Power distribution options: Comparing feeder methods

Experienced designers and contractors will choose power distribution feeders to meet the specific needs of a project

By Timothy Paap September 15, 2022
Courtesy: IMEG Corp.


Learning Objectives

  • Understand the main types of distribution feeders and different versions of each.
  • Discover the basic design considerations for three common power distribution feeder methods.
  • Learn the important advantages and disadvantages for each feeder method.

Power distribution system insights:

  • NFPA 70 dictates requirements for wire and conduit.
  • Variations in distribution feeder methods can affect many things, including design and cost.
  • The process of designing, installing and maintaining could be a challenge without a skilled team.

Power distribution systems are made up of three main types of distribution feeders to transport power between pieces of equipment within a facility:

  • The first type is traditional building wire routed in conduit, with parallel sets routed alongside each other as needed. This is the most common type of installation for commercial and industrial systems and the most familiar to engineers and contractors.
  • The second type is single or multiconductor power cable routed in cable tray or hangers.
  • The third main type is busway or bus duct.

Choosing one of these methods over the others can have a significant impact on the design, installation and future of a project. It is important to consider them carefully for each situation.

Wire and conduit

Variations of wire and conduit mainly consist of material choices. Wire is typically provided in either copper or aluminum alloy, with varying types of insulations that are suitable for different types of installations and uses. Conduit is typically provided in steel, polyvinyl chloride, high-density polyethylene, aluminum and reinforced thermosetting resin conduit, but galvanized steel is the most applicable to compare to installations that could use power cables or busway.

Figure 1: Here is an example of feeder cables in cable tray are routed to individual pieces of equipment. The main cable tray above transitions down to individual tray feeders below. Courtesy: IMEG Corp.

When designing feeders, conductor ampacity and voltage drop are the characteristics that drive the size and number of conductors and conduit. Consideration must be given to the location of the feeders, their proximity to each other, the installation media (air, concrete, ground) and their length.

Ultimately, heat will reduce the ampacity of each single conductor and drive the feeders to be larger and more costly. Heat is generated by resistance in the conductor, cross inductance from conductor to conductor and outside influences such as installations on a roof. Heat is dissipated from the conductors at different rates dictated by the installation media.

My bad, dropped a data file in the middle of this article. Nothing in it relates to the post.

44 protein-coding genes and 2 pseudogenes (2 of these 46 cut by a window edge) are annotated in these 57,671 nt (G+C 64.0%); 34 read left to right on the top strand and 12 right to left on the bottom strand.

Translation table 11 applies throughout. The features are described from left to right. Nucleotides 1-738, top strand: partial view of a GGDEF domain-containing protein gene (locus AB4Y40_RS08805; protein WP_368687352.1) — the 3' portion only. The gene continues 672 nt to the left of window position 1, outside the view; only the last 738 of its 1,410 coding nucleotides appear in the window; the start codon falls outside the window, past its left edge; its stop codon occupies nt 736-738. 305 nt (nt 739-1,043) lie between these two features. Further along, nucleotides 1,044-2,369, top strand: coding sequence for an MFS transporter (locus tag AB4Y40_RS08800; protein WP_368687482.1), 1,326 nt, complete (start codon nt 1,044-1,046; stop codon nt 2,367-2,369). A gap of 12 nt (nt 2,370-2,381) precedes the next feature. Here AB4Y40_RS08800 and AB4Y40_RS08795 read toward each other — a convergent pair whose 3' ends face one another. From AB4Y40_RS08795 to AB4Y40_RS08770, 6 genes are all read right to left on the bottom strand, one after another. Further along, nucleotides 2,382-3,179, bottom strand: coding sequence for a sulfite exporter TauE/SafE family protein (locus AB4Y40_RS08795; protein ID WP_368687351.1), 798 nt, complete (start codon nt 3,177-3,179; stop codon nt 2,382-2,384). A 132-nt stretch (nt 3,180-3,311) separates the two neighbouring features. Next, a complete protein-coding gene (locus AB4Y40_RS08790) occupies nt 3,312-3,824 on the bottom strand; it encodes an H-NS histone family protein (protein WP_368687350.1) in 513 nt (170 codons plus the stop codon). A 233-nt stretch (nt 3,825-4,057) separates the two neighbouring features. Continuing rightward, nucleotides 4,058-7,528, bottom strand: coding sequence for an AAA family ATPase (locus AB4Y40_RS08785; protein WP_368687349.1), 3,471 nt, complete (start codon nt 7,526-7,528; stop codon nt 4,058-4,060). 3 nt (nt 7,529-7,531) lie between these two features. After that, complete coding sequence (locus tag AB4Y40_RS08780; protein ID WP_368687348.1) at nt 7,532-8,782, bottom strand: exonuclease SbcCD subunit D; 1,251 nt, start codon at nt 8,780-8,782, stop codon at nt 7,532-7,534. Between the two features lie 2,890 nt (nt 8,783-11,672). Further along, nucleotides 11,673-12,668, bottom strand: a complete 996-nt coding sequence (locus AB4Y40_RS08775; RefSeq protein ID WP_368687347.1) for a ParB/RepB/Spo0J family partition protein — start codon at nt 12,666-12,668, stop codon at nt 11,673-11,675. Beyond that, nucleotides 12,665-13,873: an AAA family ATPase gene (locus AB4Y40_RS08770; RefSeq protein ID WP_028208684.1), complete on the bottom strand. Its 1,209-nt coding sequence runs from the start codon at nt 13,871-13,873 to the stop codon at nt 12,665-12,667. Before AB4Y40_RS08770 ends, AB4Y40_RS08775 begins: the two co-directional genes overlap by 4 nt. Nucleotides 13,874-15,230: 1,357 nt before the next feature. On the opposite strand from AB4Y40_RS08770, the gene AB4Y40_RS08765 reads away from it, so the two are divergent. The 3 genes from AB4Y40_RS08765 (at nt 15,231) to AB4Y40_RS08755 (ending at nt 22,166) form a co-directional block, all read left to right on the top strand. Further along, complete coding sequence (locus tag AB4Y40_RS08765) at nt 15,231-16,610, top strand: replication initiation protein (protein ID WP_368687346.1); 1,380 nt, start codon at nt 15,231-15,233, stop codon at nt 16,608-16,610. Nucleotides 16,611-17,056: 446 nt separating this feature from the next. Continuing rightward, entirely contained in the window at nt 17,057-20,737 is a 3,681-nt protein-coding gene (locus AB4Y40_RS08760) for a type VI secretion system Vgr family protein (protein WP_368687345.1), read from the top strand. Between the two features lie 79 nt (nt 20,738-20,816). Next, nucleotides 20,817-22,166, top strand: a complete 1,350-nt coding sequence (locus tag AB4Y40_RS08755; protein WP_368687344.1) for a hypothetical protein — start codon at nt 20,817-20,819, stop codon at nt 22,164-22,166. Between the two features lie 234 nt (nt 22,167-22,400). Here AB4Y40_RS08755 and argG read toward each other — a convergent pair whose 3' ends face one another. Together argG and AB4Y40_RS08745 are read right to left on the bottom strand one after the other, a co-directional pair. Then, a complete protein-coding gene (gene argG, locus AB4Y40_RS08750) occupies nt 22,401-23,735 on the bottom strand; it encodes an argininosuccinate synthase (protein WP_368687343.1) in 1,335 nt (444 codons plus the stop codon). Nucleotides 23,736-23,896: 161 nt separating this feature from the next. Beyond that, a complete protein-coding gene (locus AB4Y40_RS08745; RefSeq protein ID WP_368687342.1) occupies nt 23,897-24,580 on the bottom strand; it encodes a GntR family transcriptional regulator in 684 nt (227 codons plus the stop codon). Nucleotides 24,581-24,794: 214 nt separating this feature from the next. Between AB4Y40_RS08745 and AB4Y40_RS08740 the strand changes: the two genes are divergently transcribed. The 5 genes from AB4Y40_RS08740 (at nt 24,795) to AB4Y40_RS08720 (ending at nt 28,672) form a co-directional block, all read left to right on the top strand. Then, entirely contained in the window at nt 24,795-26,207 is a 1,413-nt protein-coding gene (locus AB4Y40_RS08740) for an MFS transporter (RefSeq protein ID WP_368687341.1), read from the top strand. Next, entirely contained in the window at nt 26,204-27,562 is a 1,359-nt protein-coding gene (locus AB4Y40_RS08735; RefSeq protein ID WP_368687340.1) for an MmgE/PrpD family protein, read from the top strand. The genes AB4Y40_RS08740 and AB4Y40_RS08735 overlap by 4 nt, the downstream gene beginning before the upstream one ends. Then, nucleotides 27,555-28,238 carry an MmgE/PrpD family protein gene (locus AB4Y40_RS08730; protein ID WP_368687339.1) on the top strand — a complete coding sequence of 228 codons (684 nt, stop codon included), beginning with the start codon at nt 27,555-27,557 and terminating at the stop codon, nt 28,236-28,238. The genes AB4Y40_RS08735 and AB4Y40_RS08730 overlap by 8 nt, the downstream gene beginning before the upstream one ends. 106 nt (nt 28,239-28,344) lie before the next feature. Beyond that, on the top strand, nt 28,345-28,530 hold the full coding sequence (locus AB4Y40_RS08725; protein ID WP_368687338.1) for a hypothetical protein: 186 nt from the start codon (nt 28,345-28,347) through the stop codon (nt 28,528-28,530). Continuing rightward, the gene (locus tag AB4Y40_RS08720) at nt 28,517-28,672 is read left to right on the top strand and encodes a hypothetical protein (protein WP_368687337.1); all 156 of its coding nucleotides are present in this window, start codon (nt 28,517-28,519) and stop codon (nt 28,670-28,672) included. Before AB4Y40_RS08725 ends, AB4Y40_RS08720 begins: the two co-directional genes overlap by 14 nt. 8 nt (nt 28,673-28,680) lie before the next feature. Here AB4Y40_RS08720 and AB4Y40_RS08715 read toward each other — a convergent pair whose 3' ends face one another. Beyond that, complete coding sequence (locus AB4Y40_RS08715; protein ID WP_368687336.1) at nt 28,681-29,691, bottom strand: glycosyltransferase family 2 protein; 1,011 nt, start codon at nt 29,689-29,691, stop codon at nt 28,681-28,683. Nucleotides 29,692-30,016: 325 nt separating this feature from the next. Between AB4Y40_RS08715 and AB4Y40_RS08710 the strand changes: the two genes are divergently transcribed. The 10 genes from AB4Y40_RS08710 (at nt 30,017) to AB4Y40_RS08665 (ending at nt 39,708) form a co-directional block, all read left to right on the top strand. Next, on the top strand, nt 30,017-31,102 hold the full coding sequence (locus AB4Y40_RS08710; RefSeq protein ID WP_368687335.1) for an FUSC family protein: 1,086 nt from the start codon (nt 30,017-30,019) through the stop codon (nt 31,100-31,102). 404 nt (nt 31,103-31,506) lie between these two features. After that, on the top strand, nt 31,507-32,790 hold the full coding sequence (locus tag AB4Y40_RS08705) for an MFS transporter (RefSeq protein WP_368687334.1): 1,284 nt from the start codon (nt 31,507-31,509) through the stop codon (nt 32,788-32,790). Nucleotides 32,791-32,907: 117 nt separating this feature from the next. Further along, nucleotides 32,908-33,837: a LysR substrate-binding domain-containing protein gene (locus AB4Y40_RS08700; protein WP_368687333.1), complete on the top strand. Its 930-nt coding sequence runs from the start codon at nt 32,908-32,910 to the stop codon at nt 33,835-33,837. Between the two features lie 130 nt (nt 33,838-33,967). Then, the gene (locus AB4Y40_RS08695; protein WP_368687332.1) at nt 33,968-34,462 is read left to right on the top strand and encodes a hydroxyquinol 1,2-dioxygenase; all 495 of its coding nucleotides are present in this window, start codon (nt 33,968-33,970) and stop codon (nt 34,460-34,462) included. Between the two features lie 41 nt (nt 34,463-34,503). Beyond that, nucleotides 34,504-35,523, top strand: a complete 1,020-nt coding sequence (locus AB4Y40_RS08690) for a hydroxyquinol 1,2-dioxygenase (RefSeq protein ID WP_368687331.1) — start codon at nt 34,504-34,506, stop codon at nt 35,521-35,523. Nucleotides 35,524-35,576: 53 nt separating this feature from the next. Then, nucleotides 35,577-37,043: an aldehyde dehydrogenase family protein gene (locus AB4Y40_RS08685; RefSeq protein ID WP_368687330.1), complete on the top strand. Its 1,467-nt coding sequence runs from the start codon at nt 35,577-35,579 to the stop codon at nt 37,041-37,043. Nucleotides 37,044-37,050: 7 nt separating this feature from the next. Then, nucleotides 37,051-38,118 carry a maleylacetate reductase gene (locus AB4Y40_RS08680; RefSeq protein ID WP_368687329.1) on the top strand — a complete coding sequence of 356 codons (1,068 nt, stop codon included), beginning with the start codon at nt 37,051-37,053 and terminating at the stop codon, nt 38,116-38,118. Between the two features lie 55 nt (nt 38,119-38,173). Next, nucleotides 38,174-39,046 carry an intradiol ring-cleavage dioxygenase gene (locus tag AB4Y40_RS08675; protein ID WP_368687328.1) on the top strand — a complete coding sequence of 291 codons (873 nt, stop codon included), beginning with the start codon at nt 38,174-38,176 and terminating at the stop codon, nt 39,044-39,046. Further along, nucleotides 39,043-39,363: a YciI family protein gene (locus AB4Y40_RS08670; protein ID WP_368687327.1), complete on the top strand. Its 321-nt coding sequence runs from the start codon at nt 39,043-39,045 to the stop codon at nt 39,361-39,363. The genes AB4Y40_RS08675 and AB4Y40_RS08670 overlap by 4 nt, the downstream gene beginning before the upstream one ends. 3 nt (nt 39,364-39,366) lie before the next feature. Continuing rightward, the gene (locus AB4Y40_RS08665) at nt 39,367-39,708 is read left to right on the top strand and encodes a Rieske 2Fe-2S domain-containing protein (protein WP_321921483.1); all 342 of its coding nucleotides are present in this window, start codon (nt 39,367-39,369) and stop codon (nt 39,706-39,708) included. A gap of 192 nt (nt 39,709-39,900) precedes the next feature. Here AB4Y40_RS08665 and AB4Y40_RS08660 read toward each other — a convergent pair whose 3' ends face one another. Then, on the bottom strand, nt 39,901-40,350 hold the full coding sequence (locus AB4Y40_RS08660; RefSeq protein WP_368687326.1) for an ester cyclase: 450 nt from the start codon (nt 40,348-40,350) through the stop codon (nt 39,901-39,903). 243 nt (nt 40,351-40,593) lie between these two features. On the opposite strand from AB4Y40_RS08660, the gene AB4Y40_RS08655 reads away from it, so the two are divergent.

Careful consideration to all of these must be given when designing appropriate feeder sizes using this traditional method. Most experienced designers and contractors are familiar with sections of NFPA 70: National Electrical Code dictating these and other requirements relating to wire and conduit.

Installation challenges for wire and conduit feeders include routing the individual conduits, locating appropriate junction/pull boxes and pulling the wire through the conduit, once installed. Although most electrical contractors are most familiar with this method, it is typically more labor intensive than the other two.

Power cable and tray

Power cabling also comes in different material types and insulation types. However, cables can be provided in premanufactured assemblies with different numbers of conductors, different types of insulations and armored or not. Methods to support these cables vary more than traditional conduit types as well, including ladder tray, center rail trays, through-type trays, solid bottom trays, channel type trays and individual support methods. For the purposes of this article, we are including cable bus systems in cable tray methods.

Designing power cable feeders is very similar to the first method, although the wider range of conductor assembly types dictate more specific ampacity calculations for specific products. Cable tray options also tend to steer designs toward a basis of design that is unique within the industry. Keeping these designs generic enough to facilitate competitive bidding while still planning for all appropriate accessories and options is more challenging than traditional designs.

Tray system designs must account for the specific tray dimensions, support requirements and bend radius, especially when transitioning through walls or to equipment. NEC Article 392 has code requirements for cable tray systems that designers and installers must follow. These requirements include sizing, supporting, ampacity calculations and other important items.

Installation of the cable tray must follow manufacturer-specific instructions and can have similar challenges to conduits. Power cable installation in the tray is one of the main advantages of this method. The cables are pulled in the tray, secured by an approved means and terminated appropriately. This allows the installation contractor to avoid setting up the labor-intensive wire-pulling processes.